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McBride Gathering Space honors retired Elon chaplain

Elon University leaders dedicate a space in the Numen Lumen Pavilion after the man who first envisioned a campus multi-faith center.

Elon University President Leo M. Lambert welcomes Richard McBride to a podium in the Numen Lumen Pavilion made of wood from fallen campus oak trees.


The first public event to ever be hosted in the Numen Lumen Pavilion was held Friday evening to honor a man whose vision a decade ago helped make Elon University’s newest building possible.

Members of the campus community gathered March 1 in the pavilion, a multi-faith center and the final addition to the Academic Village, to honor Chaplain Emeritus Richard McBride with the dedication of a gathering space that will be used for generations to foster respect and understanding of various faith traditions.

The McBride Gathering Space opens to the pavilion's Sacred Space, a round, two-story room to provide any faith community on campus with a resource for prayer, reflection and celebration. The McBride Gathering Space incorporates its own unique rounded ceiling and will be a setting for worship, receptions, meals and meetings.


“I’m very grateful to have my name associated with this Numen Lumen Pavilion, a center that supports our founders’ vision for Elon, a place where the light of intellect and the light of the spirit will meet,” McBride said in remarks to family, former colleagues, trustees and friends. “This will be a place where the search for meaning and purpose, and the search for understanding, intersect.”

The program featured reflections from Elon President Leo M. Lambert, Vice President for Student Life Smith Jackson, and current Chaplain Jan Fuller, all of whom praised McBride for the values he espoused and the lives he touched in a quarter century of service to the university.

Chaplain Emeritus Richard McBride: "“This will be a place where the search for meaning and purpose, and the search for understanding, intersect.”

“One of Richard’s greatest legacies at Elon is how he cared for us as individuals while also tending to the soul of the university,” Lambert said. “He accomplished this by gently but firmly reminding us that to be an institution that transforms lives, we must nurture the whole student - mind, body and spirit.”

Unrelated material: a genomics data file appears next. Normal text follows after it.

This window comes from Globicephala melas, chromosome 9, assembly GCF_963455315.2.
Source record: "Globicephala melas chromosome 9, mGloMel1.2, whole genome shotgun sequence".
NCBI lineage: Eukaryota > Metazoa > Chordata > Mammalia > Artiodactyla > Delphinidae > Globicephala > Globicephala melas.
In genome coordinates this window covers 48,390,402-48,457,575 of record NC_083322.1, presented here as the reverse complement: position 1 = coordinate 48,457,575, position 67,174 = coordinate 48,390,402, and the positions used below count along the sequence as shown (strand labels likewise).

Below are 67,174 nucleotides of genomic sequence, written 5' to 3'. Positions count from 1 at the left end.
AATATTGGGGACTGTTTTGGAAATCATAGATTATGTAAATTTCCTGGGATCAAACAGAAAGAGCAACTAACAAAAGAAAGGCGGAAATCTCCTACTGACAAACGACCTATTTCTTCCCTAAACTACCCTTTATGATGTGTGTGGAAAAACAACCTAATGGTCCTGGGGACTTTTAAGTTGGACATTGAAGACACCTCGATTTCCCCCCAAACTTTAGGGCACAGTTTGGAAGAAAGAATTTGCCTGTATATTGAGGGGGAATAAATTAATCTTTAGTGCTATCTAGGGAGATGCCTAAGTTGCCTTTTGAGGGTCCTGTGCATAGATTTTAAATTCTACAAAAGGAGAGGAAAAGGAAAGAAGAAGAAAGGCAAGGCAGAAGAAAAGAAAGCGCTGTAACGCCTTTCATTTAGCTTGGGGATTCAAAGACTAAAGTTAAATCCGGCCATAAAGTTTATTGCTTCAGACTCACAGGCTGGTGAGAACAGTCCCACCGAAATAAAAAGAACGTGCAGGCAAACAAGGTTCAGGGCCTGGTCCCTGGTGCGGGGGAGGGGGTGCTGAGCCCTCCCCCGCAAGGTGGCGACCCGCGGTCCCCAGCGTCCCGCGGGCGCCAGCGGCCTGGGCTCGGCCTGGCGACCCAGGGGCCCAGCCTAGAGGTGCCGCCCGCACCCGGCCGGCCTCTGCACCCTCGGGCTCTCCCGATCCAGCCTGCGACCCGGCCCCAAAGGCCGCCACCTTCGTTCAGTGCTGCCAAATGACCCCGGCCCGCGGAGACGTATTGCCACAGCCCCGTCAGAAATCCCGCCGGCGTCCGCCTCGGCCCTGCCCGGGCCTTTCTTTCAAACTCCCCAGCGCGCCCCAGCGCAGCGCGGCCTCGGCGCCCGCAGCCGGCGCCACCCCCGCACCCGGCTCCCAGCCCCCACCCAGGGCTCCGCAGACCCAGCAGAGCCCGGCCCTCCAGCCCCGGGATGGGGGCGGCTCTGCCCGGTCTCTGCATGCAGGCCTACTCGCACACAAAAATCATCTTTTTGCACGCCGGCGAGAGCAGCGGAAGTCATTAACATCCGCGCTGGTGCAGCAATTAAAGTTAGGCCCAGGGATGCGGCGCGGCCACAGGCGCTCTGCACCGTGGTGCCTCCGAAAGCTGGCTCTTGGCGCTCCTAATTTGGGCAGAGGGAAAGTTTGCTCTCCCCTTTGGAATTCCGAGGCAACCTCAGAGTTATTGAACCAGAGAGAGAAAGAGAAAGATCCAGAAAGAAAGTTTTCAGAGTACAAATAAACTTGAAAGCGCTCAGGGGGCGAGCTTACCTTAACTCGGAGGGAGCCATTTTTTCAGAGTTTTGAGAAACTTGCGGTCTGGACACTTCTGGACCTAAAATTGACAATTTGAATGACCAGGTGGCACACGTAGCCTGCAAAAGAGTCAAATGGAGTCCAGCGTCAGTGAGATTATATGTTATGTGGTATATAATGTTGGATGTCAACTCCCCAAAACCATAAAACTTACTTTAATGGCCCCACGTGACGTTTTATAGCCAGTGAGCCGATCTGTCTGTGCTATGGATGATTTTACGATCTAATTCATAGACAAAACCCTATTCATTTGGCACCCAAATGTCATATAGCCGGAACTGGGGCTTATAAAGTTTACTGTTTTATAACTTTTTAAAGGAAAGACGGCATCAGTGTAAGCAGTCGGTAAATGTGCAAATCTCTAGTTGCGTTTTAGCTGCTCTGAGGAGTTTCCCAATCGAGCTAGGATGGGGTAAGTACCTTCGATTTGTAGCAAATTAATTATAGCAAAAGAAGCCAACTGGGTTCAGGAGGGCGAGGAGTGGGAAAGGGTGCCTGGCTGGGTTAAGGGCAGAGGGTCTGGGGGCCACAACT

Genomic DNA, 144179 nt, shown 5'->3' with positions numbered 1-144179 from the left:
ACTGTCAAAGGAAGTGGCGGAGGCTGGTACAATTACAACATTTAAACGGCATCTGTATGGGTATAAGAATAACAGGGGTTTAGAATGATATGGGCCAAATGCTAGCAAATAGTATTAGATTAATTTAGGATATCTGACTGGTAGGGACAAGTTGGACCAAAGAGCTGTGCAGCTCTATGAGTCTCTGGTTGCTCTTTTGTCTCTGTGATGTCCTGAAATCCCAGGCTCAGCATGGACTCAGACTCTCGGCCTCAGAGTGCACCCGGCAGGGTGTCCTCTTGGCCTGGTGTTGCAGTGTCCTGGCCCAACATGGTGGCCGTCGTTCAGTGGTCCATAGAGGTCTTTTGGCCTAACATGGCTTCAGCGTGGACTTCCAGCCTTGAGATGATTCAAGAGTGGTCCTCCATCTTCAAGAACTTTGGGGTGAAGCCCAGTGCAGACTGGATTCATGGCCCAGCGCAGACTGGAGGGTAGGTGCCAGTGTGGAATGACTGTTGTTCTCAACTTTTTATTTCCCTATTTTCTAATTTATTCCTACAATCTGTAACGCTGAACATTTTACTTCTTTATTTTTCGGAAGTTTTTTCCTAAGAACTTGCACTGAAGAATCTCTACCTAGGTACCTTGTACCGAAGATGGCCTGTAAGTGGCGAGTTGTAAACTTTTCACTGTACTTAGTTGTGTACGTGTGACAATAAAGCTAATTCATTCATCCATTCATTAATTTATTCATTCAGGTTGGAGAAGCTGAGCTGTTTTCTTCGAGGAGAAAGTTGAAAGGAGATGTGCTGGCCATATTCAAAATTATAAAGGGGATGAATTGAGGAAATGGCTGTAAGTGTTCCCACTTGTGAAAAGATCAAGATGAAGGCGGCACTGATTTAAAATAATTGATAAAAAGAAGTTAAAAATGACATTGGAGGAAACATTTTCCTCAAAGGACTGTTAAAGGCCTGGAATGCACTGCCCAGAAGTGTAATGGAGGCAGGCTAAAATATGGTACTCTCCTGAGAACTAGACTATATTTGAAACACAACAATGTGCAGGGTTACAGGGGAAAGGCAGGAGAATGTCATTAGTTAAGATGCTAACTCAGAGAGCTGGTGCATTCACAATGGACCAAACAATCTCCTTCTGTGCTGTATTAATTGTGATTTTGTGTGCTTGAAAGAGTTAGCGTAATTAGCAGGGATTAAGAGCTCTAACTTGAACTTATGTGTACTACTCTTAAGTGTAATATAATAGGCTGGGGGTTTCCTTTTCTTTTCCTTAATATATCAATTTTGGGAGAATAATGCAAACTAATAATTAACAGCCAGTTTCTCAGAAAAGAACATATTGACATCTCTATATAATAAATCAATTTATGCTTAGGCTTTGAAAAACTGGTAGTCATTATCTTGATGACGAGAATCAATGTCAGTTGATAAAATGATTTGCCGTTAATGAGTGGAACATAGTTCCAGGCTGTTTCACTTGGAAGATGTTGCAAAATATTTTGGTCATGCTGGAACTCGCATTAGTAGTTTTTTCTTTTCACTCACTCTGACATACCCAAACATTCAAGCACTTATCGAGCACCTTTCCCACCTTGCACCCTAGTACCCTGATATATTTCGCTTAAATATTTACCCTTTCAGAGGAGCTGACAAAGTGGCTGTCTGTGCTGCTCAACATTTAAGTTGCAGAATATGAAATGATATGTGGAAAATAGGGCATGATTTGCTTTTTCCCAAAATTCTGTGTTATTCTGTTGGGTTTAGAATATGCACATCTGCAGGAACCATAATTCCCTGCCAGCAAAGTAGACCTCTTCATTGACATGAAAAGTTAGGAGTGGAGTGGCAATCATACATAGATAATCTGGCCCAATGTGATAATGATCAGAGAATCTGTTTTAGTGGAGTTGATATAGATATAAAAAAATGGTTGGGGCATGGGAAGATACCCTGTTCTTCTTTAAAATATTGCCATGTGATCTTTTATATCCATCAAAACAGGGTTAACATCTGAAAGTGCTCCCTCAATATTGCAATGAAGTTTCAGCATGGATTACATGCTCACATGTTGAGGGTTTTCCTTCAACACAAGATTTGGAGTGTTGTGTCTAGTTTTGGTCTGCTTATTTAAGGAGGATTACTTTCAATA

Lambert cited several ongoing university traditions that McBride founded, from the university’s Habitat for Humanity chapter to the Elon Volunteers! program. McBride played an integral role in permanently endowing the Truitt Center for Religious and Spiritual Life, and the retired chaplain was also responsible for setting aside spaces on campus such as the labyrinth on South Campus and a meditation garden for contemplation.

“Richard’s thoughtful words, his moral courage, and his ethic of service have challenged, inspired and shaped our community,” Lambert said. “You are an Elon treasure, a tireless champion of community, a visionary leader committed to doing what is right, and an innovative educator who has touched the hearts and lives of so many of us who call Elon home.”

Vice President for Student Life Smith Jackson called Richard McBride a "Lone Ranger" for the many roles he played at Elon in the early years of his career at the university.

McBride served for 25 years as Elon’s spiritual leader as college chaplain, director of church relations and assistant professor of religious studies. In 2011, he received the Elon Medallion, the university’s highest honor bestowed by the president for service to the institution.

Joining McBride on Friday evening were members of his family, including his wife, Wendy, and three of his four grown children.

The Numen Lumen Pavilion, which opened in late February, is a place for prayer, meditation and reflection in the heart of campus. Its construction is part of Elon’s efforts to promote interfaith dialogue and understanding.

Eric Townsend,
3/1/2013 10:05 PM